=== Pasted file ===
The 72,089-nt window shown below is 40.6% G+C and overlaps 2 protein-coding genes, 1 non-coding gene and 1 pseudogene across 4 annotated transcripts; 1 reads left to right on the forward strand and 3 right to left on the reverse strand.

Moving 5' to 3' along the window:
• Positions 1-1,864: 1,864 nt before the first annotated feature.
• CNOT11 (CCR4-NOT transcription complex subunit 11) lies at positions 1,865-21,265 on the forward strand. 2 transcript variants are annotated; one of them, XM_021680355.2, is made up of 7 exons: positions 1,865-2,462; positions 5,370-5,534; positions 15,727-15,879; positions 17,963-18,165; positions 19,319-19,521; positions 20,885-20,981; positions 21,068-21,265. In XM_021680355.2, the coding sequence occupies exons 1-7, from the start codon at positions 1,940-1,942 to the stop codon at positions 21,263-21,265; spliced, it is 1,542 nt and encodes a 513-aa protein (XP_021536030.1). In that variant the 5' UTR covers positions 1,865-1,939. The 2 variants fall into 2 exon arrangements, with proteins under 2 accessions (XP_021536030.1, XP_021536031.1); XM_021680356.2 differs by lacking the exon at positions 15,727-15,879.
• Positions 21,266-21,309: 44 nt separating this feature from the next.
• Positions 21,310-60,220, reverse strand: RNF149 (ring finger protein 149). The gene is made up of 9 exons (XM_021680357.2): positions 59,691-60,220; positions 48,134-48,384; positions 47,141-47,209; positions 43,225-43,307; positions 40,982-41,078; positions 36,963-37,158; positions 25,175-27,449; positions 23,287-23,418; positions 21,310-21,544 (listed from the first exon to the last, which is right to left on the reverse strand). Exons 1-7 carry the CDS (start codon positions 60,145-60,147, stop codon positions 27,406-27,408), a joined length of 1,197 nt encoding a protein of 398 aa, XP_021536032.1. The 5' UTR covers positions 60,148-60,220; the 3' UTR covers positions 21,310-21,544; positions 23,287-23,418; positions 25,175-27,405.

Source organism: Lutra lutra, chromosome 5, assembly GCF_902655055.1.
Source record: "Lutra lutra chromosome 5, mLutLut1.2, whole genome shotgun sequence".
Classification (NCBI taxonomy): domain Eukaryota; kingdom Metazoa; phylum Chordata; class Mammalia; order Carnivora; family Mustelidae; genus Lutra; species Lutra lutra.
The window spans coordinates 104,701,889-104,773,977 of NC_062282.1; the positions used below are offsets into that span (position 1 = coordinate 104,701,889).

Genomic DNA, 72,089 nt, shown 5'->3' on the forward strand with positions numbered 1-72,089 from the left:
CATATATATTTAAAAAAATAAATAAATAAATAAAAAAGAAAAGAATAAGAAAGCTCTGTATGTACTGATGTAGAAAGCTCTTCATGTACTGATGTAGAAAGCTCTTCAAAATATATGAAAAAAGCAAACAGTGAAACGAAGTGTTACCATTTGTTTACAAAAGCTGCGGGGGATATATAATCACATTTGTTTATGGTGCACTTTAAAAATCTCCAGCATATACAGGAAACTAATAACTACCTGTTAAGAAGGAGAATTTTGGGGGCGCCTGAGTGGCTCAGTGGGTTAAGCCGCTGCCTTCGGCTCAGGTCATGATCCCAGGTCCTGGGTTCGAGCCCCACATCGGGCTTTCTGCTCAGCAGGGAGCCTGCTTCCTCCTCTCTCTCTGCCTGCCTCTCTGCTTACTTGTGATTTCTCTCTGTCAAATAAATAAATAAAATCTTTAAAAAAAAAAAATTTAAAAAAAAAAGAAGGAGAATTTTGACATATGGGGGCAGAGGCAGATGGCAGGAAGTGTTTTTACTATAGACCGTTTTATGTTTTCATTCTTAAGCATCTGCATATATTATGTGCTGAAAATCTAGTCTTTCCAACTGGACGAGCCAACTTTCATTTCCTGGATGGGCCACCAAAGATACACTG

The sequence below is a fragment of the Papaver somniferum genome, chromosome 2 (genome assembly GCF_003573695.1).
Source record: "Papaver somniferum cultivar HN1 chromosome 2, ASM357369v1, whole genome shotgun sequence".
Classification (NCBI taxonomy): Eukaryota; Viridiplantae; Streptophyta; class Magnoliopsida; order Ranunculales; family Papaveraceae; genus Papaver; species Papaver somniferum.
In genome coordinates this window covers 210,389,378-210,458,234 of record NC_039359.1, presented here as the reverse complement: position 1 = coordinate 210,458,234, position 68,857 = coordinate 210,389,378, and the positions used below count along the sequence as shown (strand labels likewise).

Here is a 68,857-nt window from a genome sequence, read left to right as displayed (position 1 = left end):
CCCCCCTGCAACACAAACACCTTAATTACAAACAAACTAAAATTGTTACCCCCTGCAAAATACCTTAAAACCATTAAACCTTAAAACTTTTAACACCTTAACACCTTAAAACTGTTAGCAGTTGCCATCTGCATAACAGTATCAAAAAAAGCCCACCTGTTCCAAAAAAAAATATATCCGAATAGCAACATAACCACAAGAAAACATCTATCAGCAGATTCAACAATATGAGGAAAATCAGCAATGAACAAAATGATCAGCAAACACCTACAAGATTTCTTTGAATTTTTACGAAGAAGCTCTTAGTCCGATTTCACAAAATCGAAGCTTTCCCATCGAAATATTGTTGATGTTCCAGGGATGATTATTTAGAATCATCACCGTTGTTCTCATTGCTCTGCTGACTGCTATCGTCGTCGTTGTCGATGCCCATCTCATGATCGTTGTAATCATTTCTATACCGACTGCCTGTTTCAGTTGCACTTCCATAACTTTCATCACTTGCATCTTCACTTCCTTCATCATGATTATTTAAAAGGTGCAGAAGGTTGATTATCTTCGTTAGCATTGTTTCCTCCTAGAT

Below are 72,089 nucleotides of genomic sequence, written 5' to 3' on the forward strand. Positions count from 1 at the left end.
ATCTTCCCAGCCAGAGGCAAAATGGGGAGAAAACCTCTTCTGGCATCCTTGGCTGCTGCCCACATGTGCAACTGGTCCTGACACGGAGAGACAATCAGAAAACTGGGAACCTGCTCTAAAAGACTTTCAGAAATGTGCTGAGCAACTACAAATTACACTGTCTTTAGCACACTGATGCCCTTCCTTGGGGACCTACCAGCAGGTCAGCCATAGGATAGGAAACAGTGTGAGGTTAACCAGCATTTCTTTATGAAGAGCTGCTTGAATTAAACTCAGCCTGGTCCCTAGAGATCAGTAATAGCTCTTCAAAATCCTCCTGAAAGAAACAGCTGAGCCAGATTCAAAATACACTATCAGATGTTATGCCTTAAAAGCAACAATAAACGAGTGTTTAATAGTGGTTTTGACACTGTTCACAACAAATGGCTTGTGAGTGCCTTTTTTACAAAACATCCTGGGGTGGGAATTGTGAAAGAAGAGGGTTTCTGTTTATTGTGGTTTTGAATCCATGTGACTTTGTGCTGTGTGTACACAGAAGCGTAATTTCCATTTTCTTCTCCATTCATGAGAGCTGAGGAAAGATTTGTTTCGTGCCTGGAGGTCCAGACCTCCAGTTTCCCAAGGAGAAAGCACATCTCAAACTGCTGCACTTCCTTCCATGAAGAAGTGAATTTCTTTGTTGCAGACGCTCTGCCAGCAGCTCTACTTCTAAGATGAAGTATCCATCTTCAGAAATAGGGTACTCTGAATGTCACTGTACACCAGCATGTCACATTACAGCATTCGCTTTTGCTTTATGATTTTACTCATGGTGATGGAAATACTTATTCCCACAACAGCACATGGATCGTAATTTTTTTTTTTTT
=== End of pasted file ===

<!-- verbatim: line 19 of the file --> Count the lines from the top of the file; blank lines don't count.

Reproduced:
Below are 72,089 nucleotides of genomic sequence, written 5' to 3' on the forward strand. Positions count from 1 at the left end.